SYDNEY, AAP – Commodity shares have slipped on the ASX despite Russian politicians warning bans on their oil exports could send prices to $US300 per barrel.

Energy and materials shares were lower in a stagnant market after rampant gains since Russian troops invaded Ukraine last month.

The benchmark S&P/ASX200 index was up 0.1 points, or 0.001 per cent, to 7038.7 points at 1200 AEDT.

The All Ordinaries index dropped 9.5 points, or 0.1 per cent, to 7311.7 points.

Energy shares lost two per cent despite the price of benchmark Brent crude oil rising to $US123.21 per barrel.

The US and European allies have discussed banning Russian oil imports in an attempt to put further pressure on Russia to withdraw its troops.

Russian Deputy Prime Minister Alexander Novak said this would have catastrophic consequences and send prices to more than $US300 per barrel.

US markets earlier fell heavily on concerns over oil prices and the effects on inflation.

The Nasdaq Composite fell three per cent and confirmed it was in a bear market, having lost 20 per cent since its record high level in November last year.

While ASX materials shares were lower by one per cent, most categories were higher.

Healthcare fared best and was up two per cent. Market giant CSL gained almost three per cent to $257.06 after trading ex-dividend on Monday.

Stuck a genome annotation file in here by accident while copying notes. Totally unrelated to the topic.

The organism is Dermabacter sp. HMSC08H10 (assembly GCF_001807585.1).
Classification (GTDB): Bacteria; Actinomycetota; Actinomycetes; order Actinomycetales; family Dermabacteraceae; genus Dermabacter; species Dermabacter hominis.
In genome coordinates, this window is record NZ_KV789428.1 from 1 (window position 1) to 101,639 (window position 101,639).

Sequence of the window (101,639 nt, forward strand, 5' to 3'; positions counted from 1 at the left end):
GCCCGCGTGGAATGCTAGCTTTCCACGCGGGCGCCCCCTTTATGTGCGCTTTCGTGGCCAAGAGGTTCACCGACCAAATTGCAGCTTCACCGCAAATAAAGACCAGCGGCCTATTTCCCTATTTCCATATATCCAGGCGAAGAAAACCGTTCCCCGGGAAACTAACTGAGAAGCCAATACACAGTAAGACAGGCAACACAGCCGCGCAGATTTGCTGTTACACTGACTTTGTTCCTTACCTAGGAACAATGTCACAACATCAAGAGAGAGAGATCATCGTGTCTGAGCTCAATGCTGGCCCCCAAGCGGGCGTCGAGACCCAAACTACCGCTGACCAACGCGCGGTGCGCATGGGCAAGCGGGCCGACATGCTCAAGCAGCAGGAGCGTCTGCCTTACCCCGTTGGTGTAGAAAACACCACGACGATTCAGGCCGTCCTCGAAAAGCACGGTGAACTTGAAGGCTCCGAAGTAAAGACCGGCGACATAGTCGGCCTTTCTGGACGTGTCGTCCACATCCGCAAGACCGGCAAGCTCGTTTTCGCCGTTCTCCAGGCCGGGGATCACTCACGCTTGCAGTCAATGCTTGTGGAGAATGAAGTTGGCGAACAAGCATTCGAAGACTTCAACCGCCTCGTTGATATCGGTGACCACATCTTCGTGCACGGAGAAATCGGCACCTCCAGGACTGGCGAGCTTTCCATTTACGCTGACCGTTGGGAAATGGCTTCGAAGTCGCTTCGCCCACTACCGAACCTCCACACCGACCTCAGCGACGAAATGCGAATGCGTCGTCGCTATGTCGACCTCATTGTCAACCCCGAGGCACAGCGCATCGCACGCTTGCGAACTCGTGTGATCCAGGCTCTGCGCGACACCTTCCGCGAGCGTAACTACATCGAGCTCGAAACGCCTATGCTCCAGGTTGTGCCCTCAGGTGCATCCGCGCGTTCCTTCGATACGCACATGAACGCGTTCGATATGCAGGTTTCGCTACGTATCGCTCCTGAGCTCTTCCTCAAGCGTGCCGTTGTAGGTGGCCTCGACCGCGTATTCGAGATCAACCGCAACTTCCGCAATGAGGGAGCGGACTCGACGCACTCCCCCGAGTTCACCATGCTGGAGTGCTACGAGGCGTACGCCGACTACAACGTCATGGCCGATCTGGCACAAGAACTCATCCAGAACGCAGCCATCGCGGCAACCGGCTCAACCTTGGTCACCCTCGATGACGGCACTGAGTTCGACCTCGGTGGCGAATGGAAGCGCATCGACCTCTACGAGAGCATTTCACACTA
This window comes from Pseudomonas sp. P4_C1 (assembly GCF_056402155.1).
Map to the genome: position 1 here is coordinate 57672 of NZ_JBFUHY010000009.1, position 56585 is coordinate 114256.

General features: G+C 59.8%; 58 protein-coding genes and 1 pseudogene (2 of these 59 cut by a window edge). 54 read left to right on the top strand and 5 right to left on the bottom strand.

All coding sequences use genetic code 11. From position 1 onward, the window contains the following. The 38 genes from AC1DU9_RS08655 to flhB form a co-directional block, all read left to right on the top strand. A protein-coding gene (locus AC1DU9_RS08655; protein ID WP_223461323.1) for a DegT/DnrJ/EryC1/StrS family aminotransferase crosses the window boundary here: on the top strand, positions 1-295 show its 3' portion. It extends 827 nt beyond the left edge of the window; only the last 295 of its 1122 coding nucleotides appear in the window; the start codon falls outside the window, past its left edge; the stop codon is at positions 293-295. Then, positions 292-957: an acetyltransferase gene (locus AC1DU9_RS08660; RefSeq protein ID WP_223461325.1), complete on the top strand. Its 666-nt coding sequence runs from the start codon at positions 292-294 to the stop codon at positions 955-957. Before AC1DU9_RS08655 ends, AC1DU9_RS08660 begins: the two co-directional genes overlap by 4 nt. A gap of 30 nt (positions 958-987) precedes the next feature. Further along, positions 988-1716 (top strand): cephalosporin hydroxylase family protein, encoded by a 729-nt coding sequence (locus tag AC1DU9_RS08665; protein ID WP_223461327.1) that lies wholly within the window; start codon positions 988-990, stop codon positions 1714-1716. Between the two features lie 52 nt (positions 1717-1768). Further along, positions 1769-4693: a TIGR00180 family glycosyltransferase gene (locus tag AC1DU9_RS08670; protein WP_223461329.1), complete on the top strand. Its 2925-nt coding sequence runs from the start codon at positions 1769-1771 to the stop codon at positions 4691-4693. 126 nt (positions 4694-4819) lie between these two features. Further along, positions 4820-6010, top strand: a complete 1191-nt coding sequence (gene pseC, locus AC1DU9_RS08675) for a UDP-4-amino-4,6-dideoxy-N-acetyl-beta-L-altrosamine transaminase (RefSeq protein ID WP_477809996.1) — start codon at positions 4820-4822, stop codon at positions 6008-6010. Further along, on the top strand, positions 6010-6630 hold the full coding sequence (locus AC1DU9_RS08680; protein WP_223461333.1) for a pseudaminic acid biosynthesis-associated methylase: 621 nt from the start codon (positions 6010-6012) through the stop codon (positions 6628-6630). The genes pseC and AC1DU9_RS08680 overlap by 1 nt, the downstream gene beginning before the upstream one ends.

Consumer staples, which includes the supermarkets, was next best and rose one per cent.

There was better news for the Australian economy after a business survey showed confidence improved in February.

Fewer coronavirus infections helped the economic outlook, although the survey was done before the start of the Ukraine war.

In company news, Ampol said it had not purchased Russian oil or products since the conflict in Ukraine began.

The company has two Russian cargoes in its supply chain, purchased before the invasion, but said the Australian energy market was not reliant on Russian oil.

Ampol was down two per cent to $28.65.

Santos was one of the worst performing energy shares and lost three per cent to $7.91.

In the other commodity category, BlueScope Steel plunged seven per cent to $19.44 even as the company continues buying back shares.

Among the larger miners, BHP and Fortescue each lost one per cent to $49.60 and $19.15 respectively. Rio Tinto shed two per cent to $122.98.

The banking heavyweight stocks had mostly minor gains. The Commonwealth Bank was the best performer and rose one per cent to $95.98.

Environmental technology company Calix was higher after gaining regulatory approval for a crop protection product.

The Australian pesticides authority has approved the product, called Booster-Mag, which prevents pests in tomatoes and cucurbits.

Calix was up three per cent to $6.49.

Shares in oil and gas explorer Sacgasco were paused from trading due to an impending announcement.

Sacgasco last traded for two cents.

The Australian dollar was buying 73.30 US cents at 1200 AEDT, significantly lower than the 74.21 US cents at Monday’s close.